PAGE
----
I am working on a new film now where I am following some high school students in Oakland, California. And people keep asking me what it will be about. What are the larger issues? What do I hope to find in the material? It is always awkward, but the only answer I can give is that I don’t know. I’ll find out as time passes and as the participants open up more and more, and as things happen in their lives. But, I would never start a film thinking this is what it will be about. I start a film saying, it will be interesting to follow these people and see what happens. I also don’t pick characters because I think this is what will happen to them. I try not to have any preconceived ideas about the people in the film or what might happen to them.
ML: I know you mentioned at the New England Film and Video Festival screening that your film was picked up for educational distribution. Tell me about this process – how did you find a distributor? What types of films do they represent? What did you learn from the whole process?
HAINSWORTH: Actually, deciding on an educational distributor was easy. UC Berkeley Extension Center for Media and Independent Learning distributes my other documentary, "Sunflowers." I like the people at UC and thought they were doing a good job with "Sunflowers," so I submitted ["Between Worlds"] to them with the idea that if they accepted it, I would just go with them.
I spent a lot more time trying to decide on a distributor for "Sunflowers." I took it to the IFFM in New York, and attended Content (the market side of the National Educational Media Network where "Sunflowers" won a Bronze Apple). I also talked to other filmmakers and sent out a lot of tapes. UC had a good reputation, and I just liked their representatives when I talked to them at Content. There are really not that many good, solid educational distributors out there, and they will all review pretty much anything, so you just have to do your homework and lick a bunch of stamps. I find being listed in the IFFM catalog has really helped. That is how I found the television distributor for "Between Worlds."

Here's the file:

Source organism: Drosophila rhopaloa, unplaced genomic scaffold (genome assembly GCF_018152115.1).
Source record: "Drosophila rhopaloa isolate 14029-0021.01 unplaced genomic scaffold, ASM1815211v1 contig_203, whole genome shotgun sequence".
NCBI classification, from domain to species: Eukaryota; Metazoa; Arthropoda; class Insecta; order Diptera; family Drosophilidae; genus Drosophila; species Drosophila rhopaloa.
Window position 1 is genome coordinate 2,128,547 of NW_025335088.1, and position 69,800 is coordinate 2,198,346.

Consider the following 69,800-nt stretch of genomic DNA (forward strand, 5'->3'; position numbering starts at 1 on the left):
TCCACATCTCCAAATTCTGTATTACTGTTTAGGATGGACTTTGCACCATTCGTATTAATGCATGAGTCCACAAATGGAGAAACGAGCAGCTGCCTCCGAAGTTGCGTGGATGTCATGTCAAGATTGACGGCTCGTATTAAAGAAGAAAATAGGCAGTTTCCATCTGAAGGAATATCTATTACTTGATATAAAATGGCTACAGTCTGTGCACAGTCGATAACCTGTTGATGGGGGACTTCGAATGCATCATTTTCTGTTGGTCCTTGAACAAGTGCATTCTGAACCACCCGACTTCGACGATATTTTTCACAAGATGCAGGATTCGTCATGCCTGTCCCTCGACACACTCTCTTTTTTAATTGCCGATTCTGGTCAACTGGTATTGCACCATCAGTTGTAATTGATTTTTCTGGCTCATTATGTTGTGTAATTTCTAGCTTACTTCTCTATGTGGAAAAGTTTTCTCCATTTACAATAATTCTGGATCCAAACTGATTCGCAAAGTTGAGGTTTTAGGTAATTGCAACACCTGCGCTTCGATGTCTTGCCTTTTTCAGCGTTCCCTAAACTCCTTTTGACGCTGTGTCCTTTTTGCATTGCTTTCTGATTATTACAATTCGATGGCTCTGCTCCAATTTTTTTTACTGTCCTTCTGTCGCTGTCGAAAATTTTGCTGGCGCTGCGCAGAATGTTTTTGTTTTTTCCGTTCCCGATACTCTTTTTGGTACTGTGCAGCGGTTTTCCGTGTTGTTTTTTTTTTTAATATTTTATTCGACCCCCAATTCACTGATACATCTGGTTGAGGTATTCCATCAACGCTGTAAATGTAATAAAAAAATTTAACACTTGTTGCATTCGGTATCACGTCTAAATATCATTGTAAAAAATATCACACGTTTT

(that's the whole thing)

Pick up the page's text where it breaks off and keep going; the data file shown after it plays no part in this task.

My strategy for the IFFM is to get in and attend my screening, but otherwise not to spend any money on press kits or flyers, etc. Most distributors look through the catalog carefully and will contact you if your work seems appropriate. You also get a list of "buyers" when you attend IFFM and that is a good way to find people you think might be appropriate. If you are focusing on the educational market, then I would attend definitely attend Content in addition to the IFFM. The most difficult aspect of the whole thing is always the contract. You need to learn how to read them, and get some advice from an entertainment attorney the first time out. A lot of first-time filmmakers view getting an offer as the final step. But, you need to view getting a distributor as a long-term business relationship. The offer is just the beginning of your negotiations. The contract is the basis for your relationship, so you need to know what is involved.
I prefer to have a different distributor for different markets. I want my educational distributor just doing educational sales, and my television distributor just working on television sales. There are some one stop shopping distributors that will cover all markets, but I just feel like there’s no way they are going to push your film in each separate market as they would if that was their only focus.
ML: What do you think of most documentaries that you see – on television, in the theater? How do they inform you of what you do/don’t want to do as a filmmaker?
HAINSWORTH: I am amazed at the number of really good documentaries that are produced every year. I am just frustrated because it is so hard to see them. The distribution system for documentary film is very limited. I really believe there are a lot of people out there who want to see this kind of work and would support it if they knew it was there. I think public television actually has a strong negative impact on the perception and distribution of documentary film. By restricting the style of documentaries to the typical narrator-driven, historical film which is personified by public television productions, and by severely limiting access to other forms of documentaries, the public associates documentary with one (in my opinion, very limited) form.